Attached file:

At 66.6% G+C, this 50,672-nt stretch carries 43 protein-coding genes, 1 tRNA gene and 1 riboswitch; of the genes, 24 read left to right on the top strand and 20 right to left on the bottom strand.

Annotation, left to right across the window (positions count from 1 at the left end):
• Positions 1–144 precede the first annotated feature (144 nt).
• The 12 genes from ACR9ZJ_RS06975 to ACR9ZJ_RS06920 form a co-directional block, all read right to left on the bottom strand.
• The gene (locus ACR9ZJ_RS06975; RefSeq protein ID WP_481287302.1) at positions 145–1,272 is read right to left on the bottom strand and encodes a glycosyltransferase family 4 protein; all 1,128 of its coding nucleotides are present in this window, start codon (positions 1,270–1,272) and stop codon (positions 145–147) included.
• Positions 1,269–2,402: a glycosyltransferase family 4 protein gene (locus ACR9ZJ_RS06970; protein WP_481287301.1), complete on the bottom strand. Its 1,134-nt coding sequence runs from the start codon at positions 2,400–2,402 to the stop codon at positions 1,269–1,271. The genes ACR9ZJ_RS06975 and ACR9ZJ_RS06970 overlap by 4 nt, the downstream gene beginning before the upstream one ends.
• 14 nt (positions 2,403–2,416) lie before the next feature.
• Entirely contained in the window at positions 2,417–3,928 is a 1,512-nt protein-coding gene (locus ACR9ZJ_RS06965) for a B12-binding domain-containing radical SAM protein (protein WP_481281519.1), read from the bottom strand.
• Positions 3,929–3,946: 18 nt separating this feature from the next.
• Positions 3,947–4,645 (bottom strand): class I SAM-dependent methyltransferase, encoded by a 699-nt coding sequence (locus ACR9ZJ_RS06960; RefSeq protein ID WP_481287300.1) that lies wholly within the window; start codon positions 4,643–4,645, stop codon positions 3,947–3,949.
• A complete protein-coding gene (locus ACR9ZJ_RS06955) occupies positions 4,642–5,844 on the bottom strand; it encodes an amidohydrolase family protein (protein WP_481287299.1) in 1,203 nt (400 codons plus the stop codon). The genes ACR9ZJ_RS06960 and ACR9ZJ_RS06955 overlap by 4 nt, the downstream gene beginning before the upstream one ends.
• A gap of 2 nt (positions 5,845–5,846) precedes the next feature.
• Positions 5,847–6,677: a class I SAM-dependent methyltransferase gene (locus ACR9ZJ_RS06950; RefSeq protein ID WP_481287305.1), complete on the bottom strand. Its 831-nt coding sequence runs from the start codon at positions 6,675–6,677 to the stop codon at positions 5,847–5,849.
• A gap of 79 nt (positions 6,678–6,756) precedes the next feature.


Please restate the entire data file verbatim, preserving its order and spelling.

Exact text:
At 66.6% G+C, this 50,672-nt stretch carries 43 protein-coding genes, 1 tRNA gene and 1 riboswitch; of the genes, 24 read left to right on the top strand and 20 right to left on the bottom strand.

Annotation, left to right across the window (positions count from 1 at the left end):
• Positions 1–144 precede the first annotated feature (144 nt).
• The 12 genes from ACR9ZJ_RS06975 to ACR9ZJ_RS06920 form a co-directional block, all read right to left on the bottom strand.
• The gene (locus ACR9ZJ_RS06975; RefSeq protein ID WP_481287302.1) at positions 145–1,272 is read right to left on the bottom strand and encodes a glycosyltransferase family 4 protein; all 1,128 of its coding nucleotides are present in this window, start codon (positions 1,270–1,272) and stop codon (positions 145–147) included.
• Positions 1,269–2,402: a glycosyltransferase family 4 protein gene (locus ACR9ZJ_RS06970; protein WP_481287301.1), complete on the bottom strand. Its 1,134-nt coding sequence runs from the start codon at positions 2,400–2,402 to the stop codon at positions 1,269–1,271. The genes ACR9ZJ_RS06975 and ACR9ZJ_RS06970 overlap by 4 nt, the downstream gene beginning before the upstream one ends.
• 14 nt (positions 2,403–2,416) lie before the next feature.
• Entirely contained in the window at positions 2,417–3,928 is a 1,512-nt protein-coding gene (locus ACR9ZJ_RS06965) for a B12-binding domain-containing radical SAM protein (protein WP_481281519.1), read from the bottom strand.
• Positions 3,929–3,946: 18 nt separating this feature from the next.
• Positions 3,947–4,645 (bottom strand): class I SAM-dependent methyltransferase, encoded by a 699-nt coding sequence (locus ACR9ZJ_RS06960; RefSeq protein ID WP_481287300.1) that lies wholly within the window; start codon positions 4,643–4,645, stop codon positions 3,947–3,949.
• A complete protein-coding gene (locus ACR9ZJ_RS06955) occupies positions 4,642–5,844 on the bottom strand; it encodes an amidohydrolase family protein (protein WP_481287299.1) in 1,203 nt (400 codons plus the stop codon). The genes ACR9ZJ_RS06960 and ACR9ZJ_RS06955 overlap by 4 nt, the downstream gene beginning before the upstream one ends.
• A gap of 2 nt (positions 5,845–5,846) precedes the next feature.
• Positions 5,847–6,677: a class I SAM-dependent methyltransferase gene (locus ACR9ZJ_RS06950; RefSeq protein ID WP_481287305.1), complete on the bottom strand. Its 831-nt coding sequence runs from the start codon at positions 6,675–6,677 to the stop codon at positions 5,847–5,849.
• A gap of 79 nt (positions 6,678–6,756) precedes the next feature.